The majority of the students were mainly low-income seniors on Old Age Security pensions living in subsidized senior’s housing, with little to no access to yoga. Most had never experienced the practice of meditation or yoga poses prior to coming to this class, due to their life circumstances.

I began teaching the class by incorporating mindfulness meditation practices (e.g. body scan) with gentle hatha yoga poses (e.g. Surya Namaskar, Sun Salutation) seated or standing. We would begin by sitting on a chair for a five-minute body scan and simple breath work (e.g. belly breath), focusing on present moment awareness. I would constantly encourage them to start wherever they found themselves depending on how they were feeling that particular day, and to not be hard on themselves. 

I would observe classes where a student who was struggling emotionally or having difficulty focusing would get up and leave, or I would need to suggest that they excuse them self from the class. Similarly, a student would consistently come to class late as they had difficulty with starting their day. I would always welcome them into the class knowing that they were struggling and yet still making the effort to come to class. I would remind students, especially those with mobility issues (using walkers and canes) to not judge themself, because yoga should not focus on what your body can or cannot do in any given pose.

My constant reminder for students was “to recognize one’s own body’s limits within the pose” which became a bit of a mantra in each class. Students would explore the boundaries of their range of motion within their bodies. They would build confidence as they became more familiar with their bodies and mastered settling the vrittis, turnings, of the mind.

The students enjoyed poses like Tadasana, Mountain pose, Downward-facing Dog (by holding the back of a chair), seated forward bends and seated twists––all tend to improve posture which can further lead to better respiration, circulation, and heart health. I kept the instructions simple and the pace of the class slow to give students time to move down and up from their chair. I would help them "get into their bodies" by inquiring how they feel in the pose and ask them to observe how it feels in a particular part of their body. I kept the poses to a minimum as the students who came regularly were beginning to build confidence in knowing what poses to expect with little to no confusion in accessing the poses.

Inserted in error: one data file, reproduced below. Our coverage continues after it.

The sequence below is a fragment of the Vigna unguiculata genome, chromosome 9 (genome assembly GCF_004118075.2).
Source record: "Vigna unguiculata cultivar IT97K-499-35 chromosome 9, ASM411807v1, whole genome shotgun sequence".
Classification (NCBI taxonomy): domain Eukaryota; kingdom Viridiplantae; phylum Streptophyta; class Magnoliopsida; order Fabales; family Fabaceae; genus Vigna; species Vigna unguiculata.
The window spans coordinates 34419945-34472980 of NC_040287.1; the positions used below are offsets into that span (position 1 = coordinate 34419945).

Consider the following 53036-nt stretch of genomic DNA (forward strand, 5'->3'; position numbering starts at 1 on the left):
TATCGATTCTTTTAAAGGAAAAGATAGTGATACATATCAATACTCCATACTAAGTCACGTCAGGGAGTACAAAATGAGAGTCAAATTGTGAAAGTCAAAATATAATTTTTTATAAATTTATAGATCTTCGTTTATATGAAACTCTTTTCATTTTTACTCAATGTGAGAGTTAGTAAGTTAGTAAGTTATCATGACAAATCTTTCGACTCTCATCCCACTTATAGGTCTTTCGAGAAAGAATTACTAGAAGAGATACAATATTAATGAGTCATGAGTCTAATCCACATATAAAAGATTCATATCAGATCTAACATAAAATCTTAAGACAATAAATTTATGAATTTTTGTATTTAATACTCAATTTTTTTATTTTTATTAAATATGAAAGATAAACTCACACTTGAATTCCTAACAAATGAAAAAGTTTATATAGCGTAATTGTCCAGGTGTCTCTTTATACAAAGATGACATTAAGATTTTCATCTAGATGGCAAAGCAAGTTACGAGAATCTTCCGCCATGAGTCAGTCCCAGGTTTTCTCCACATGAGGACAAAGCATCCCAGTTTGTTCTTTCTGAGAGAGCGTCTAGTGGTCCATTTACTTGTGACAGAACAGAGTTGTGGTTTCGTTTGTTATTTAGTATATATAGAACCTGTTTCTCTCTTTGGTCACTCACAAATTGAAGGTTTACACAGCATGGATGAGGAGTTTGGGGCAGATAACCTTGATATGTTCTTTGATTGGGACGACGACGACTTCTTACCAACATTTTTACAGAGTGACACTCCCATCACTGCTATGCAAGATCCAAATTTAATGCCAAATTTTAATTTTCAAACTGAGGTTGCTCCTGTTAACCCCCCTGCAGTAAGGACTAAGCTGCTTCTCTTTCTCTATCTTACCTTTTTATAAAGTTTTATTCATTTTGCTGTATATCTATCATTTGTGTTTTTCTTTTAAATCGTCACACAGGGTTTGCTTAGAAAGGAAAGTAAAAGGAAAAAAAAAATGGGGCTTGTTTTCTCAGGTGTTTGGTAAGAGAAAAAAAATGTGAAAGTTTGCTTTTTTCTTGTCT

Priya: Before we end the interview, are there any closing thoughts or anecdotes you'd like to share with us about teaching yoga to geriatric mental health outpatient students?

Lara: The students told me that they looked forward to coming to class because it made them feel good and they felt like they were part of a community. Friendships amongst strangers developed between group members by being present with each other for 45 minutes every week. When time allowed, I started including a
debrief session after class for students to check in on how they were feeling. They reported that yoga practice was offering them an opportunity to build better coping mechanisms when dealing with their mental illness. I witnessed the group evolve with new members slowly becoming more aware of their bodies through yoga. Sadly though, we had to say goodbye to two of our ongoing members who passed away suddenly from multiple health issues.

Lara A McLenan-Ben BA (Psychology), BSW, MSW, RSW, YT500, received a Master of Social Work from York University, Toronto, Ontario in 1999. She practices as a registered social worker in Toronto, Ontario and received certificates in Foundations of Applied Mindfulness Meditation in 2012 at the University of Toronto, and Mindfulness-based Stress Reduction Mind-Body Medicine in 2013 with Jon Kabat-Zinn and Saki Santorelli at the Omega Centre in Rhinebeck, New York. In 2014, Lara received her 200 hour yoga teacher training, and 300 hour advanced yoga teacher training in 2018 from Yogaspace, Toronto. She took a mental health sensitivity 10 hour training with Aaron Moore and trauma sensitive yoga 20 hour training with David Emerson in her 300 hour advanced yoga teacher training - as well as a 30 hour training in creating accessible yoga classes for all ages, body sizes, and abilities with Darcie Clark.

This post was edited by Patrice Priya Wagner, Managing Editor of Accessible Yoga blog and member of the Board of Directors.